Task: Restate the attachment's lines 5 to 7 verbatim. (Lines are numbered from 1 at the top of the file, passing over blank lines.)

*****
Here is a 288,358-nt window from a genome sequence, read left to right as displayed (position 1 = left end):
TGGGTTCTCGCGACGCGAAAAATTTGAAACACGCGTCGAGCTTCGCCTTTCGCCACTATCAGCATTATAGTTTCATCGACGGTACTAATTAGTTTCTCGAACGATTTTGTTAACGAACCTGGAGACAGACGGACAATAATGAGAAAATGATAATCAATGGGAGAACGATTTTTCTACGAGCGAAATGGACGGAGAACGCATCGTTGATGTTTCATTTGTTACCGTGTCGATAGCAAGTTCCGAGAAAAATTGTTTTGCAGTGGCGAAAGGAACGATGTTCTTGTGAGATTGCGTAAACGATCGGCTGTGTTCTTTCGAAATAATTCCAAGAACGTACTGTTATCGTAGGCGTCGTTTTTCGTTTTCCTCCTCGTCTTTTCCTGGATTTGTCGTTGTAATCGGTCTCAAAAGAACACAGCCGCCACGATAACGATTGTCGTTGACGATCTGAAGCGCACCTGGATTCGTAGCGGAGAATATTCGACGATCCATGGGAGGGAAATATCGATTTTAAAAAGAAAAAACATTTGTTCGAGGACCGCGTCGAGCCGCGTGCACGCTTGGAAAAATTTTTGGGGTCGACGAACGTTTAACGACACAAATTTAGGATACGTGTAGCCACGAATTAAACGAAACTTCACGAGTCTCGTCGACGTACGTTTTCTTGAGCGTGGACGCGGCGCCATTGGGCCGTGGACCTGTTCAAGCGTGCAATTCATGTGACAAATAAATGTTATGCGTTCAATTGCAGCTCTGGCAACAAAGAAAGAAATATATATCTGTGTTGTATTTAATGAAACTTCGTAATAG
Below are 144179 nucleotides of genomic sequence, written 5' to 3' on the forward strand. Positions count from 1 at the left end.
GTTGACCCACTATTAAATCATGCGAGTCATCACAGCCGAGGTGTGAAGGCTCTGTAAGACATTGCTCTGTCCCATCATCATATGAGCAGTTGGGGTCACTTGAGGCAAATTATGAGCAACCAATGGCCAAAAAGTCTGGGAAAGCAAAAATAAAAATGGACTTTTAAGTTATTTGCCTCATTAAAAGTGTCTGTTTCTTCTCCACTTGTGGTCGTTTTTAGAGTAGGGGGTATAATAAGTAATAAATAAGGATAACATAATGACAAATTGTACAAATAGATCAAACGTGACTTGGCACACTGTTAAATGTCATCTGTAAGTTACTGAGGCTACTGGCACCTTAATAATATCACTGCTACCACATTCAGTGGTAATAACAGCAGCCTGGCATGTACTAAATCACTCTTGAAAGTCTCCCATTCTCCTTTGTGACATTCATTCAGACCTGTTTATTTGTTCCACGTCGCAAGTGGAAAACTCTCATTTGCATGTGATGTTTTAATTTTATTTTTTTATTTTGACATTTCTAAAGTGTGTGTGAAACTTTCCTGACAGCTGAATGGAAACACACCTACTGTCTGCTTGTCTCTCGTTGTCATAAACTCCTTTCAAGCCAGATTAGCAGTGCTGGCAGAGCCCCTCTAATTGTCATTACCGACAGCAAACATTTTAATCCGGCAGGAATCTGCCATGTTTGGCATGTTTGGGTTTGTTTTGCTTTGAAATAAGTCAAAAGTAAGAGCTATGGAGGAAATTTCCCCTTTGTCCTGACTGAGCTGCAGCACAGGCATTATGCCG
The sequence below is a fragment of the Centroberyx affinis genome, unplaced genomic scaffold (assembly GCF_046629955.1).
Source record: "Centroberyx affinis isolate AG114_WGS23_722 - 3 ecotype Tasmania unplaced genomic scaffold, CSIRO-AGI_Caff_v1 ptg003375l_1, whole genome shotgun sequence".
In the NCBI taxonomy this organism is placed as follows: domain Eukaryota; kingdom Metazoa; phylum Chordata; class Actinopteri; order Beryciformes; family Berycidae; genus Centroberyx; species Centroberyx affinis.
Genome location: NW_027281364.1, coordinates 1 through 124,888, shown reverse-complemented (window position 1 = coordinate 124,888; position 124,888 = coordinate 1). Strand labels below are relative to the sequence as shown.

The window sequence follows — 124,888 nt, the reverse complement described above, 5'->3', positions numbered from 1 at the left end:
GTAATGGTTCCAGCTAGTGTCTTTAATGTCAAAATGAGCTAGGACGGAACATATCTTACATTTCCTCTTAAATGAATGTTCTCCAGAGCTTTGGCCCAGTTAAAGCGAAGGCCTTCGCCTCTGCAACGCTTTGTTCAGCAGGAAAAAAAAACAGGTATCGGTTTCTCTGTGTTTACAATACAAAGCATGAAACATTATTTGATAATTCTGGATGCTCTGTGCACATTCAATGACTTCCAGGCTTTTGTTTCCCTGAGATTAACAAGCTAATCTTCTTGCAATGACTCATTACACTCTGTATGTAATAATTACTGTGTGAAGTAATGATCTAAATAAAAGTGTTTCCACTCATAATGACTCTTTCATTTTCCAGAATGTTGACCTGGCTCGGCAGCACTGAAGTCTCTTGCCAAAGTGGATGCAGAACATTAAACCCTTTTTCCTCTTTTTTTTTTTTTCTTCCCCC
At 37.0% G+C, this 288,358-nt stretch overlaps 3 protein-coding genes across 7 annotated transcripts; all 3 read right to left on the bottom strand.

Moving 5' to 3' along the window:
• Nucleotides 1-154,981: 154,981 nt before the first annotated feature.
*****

The sequence below is a fragment of the Centroberyx affinis genome, unplaced genomic scaffold (assembly GCF_046629955.1).
Source record: "Centroberyx affinis isolate AG114_WGS23_722 - 3 ecotype Tasmania unplaced genomic scaffold, CSIRO-AGI_Caff_v1 ptg003375l_1, whole genome shotgun sequence".
In the NCBI taxonomy this organism is placed as follows: domain Eukaryota; kingdom Metazoa; phylum Chordata; class Actinopteri; order Beryciformes; family Berycidae; genus Centroberyx; species Centroberyx affinis.